It's the last day of November, and the Christmas cards are bought, but not yet written. The first trip to the post office to buy UK stamps has been made. You still have to be a little more organised about Christmas when you live abroad. But this time of year makes me think about my childhood, as the daughter of expatriate parents in Hong Kong, and how being an expat has changed such a lot in 30 odd years.
In the 1970s and 80s, all Christmas cards and gifts were sent by sea mail from Hong Kong (I suppose air mail would have been outrageously expensive). We would avidly, then, wait for the 'last posting date' for the UK to be advertised on TV - usually this was some time around late October. My mother's Christmas cards, all carrying meticulously composed handwritten messages about our family (she didn't believe in round robins), were therefore ready for posting before Halloween. I clearly remember one year, aged about six, when I was helping her carry them to the post office. We lived in a block of flats, and as we stepped into the lift on the way to the car, I managed to drop half the cards down the lift shaft.....as you can imagine, my mother was not impressed.
Christmas cards were sacrosanct in those days; they were the only way we ever heard from some friends, and we relished their arrival, because we could read all about how people back in the UK were doing. Now, in these days of keeping in touch via Facebook, email and the like, they've become less necessary - but I'd be sad to see them go the way of the aerogramme letter (how many expats still send those?). I still write them, and it's lovely to receive them, especially from friends and relatives at home. (This year I've even ordered some personalised ones with photos of the boys on them - after having realised last year that I was the only parent around here who hadn't produced such a thing).
With no online shopping, it wasn't possible to do as I did last year and arrange all the gifts to be sent straight from Amazon to UK addresses - or organise online gift vouchers. (This year we've decided to package the nieces and nephews' presents up and send them, as it seems a little more personal - I just hope they arrive intact). Nevertheless, we always received proper wrapped presents from our UK aunts, uncles and relatives, and my mother would send them special gifts from Hong Kong - little silk purses, embroidered cushion covers, Chinese slippers and the like. So much thought went into it- no doubt partly because it had to be thought about so early on.
Christmas Day itself was perhaps the only day of the year when we telephoned the relatives in England. Today, we can make Skype calls whenever we feel like it, but back then, international calling was both expensive and complicated (involving going through the international operator before you could make the call). But hearing those voices of grandparents on the phone, so far away, was something very special. (I always found the distance between ourselves and our loved ones quite confusing when it came to Father Christmas, though. How could he bring the presents from the UK to Hong Kong in one night - unless he travelled on the Cathay Pacific nonstop flight?)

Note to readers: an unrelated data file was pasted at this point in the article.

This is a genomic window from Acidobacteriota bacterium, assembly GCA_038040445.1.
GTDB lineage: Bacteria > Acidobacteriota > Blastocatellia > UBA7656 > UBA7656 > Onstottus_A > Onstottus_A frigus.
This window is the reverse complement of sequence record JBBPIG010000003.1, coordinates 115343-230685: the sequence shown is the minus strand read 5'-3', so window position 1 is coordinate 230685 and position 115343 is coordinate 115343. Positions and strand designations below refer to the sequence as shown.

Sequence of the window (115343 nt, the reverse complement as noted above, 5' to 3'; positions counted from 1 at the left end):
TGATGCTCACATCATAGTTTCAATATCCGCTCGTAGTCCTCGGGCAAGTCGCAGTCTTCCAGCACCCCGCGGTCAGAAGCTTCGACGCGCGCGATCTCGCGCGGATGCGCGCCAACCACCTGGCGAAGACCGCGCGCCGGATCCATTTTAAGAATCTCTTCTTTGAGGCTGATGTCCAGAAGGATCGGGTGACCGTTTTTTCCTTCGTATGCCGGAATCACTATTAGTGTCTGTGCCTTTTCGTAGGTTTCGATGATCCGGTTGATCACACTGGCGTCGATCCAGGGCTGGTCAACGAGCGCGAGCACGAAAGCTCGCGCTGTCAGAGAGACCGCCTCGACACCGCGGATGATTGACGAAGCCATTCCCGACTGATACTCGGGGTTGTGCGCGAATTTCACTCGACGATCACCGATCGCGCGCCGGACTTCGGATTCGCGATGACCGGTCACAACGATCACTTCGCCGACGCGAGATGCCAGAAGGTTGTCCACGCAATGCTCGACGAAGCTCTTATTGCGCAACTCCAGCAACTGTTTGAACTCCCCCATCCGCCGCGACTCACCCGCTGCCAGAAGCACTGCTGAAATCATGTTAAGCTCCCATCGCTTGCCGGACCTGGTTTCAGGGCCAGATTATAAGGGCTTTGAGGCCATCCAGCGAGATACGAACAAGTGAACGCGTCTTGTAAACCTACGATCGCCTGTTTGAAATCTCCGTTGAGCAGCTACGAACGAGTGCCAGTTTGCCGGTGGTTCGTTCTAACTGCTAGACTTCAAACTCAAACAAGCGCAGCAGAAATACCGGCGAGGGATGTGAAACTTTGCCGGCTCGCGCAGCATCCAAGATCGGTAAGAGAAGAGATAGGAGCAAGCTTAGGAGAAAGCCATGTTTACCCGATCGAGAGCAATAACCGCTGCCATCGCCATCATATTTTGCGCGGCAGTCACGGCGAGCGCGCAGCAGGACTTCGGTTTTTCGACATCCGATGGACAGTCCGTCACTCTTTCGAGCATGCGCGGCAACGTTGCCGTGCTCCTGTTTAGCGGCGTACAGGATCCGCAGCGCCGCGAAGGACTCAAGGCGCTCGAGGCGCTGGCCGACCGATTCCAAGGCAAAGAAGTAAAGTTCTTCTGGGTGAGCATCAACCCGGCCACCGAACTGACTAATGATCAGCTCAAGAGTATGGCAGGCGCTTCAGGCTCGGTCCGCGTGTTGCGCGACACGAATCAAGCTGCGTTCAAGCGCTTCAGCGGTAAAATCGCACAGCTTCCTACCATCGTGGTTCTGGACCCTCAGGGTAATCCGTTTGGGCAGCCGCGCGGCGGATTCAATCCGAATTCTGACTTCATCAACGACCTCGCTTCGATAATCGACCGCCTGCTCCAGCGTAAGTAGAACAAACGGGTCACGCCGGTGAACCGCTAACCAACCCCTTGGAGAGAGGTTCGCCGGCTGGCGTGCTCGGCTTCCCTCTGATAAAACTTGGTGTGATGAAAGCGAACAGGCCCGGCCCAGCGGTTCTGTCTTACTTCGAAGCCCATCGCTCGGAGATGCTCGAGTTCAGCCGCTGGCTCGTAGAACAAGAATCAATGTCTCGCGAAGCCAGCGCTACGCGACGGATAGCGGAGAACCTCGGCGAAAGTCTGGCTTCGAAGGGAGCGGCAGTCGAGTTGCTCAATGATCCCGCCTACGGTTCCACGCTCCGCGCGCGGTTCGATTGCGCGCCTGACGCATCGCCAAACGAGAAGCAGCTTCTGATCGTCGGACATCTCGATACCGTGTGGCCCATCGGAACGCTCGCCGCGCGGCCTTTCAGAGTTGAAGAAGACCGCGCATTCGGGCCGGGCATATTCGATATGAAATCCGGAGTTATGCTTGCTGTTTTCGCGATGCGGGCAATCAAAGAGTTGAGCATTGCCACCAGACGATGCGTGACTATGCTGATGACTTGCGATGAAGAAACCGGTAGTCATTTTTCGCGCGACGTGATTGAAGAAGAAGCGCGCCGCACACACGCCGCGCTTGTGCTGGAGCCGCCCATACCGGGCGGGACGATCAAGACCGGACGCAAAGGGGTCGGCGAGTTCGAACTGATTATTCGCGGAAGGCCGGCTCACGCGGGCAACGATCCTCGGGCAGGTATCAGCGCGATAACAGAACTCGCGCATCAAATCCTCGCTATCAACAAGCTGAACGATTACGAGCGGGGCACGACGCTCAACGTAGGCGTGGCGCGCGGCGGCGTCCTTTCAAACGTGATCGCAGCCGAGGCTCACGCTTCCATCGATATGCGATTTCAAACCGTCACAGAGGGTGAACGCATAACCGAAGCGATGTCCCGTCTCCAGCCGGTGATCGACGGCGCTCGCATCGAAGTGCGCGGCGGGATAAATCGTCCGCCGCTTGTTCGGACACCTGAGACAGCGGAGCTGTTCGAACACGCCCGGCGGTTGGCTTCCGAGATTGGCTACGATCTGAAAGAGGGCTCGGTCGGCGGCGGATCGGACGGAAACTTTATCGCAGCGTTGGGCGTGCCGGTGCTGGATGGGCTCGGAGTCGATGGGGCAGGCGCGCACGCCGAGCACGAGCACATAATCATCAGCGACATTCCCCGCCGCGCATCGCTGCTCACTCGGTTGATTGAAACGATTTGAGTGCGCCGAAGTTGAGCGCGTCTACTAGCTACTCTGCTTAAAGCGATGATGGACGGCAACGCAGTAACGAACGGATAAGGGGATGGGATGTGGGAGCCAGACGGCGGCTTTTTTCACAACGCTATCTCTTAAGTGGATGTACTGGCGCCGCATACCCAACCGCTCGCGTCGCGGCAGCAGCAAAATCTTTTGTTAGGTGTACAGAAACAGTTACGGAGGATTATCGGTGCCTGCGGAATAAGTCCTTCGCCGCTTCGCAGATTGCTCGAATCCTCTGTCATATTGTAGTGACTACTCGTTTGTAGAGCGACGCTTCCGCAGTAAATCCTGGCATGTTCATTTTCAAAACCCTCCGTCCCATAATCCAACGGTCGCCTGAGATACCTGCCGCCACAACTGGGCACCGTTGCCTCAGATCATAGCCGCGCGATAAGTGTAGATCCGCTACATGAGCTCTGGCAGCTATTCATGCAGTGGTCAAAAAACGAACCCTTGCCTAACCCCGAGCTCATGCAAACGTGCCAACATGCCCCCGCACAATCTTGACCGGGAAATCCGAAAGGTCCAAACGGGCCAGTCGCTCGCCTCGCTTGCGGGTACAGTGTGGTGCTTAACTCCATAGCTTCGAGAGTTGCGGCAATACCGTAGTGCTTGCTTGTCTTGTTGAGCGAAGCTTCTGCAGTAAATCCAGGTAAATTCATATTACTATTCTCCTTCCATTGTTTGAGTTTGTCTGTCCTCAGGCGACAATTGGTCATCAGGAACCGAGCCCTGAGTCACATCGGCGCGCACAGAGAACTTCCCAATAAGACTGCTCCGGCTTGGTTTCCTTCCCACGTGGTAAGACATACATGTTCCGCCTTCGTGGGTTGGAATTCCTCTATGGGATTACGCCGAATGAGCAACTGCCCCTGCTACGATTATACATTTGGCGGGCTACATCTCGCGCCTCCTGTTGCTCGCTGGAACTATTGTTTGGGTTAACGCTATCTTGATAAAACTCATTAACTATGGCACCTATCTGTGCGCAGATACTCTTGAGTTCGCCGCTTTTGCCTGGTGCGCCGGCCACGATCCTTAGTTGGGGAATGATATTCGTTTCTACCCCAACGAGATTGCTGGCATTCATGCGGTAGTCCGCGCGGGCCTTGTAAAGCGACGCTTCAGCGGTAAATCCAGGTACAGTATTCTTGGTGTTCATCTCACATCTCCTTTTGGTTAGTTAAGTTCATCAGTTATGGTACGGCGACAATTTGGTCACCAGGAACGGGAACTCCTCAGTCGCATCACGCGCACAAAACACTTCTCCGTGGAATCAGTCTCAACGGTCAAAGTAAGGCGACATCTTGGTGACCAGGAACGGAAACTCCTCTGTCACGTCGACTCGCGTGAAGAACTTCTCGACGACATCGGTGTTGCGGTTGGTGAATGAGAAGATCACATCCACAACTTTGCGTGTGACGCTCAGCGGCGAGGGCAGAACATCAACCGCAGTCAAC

In the evening, we would sit down and watch the Queen's Speech from London - live, via satellite, which made it somehow seem quite exciting. In this outpost of the British Empire, such traditions were still going strong. We also attended carol concerts, nativity plays and Christmas parties galore - although real Christmas trees weren't available, so we had to make do with a fake one. My mother always cooked a turkey with all the trimmings, and we had homemade Christmas pudding - I have no idea where she bought the ingredients. It's a bit different here in America - if anything, they embrace Christmas more than we do - but you still notice the differences (for example, no-one's heard of mince pies).
Technology means the world has certainly grown smaller - as an expat now, I feel pretty connected to what's going on in the UK. I even know, from Facebook and Twitter, if it happens to have snowed in the last hour. But sometimes I think that it means we take the distance for granted. We're still not there - and, as Michelloui's post today reminded me - if there was a crisis at home, we'd still have exactly the same issues to deal with. Being an expat then was certainly harder; but we really appreciated the contact that we did have with those back in the UK. And my memories of those Hong Kong Christmasses, and the effort my mum put into them, will remain with me forever.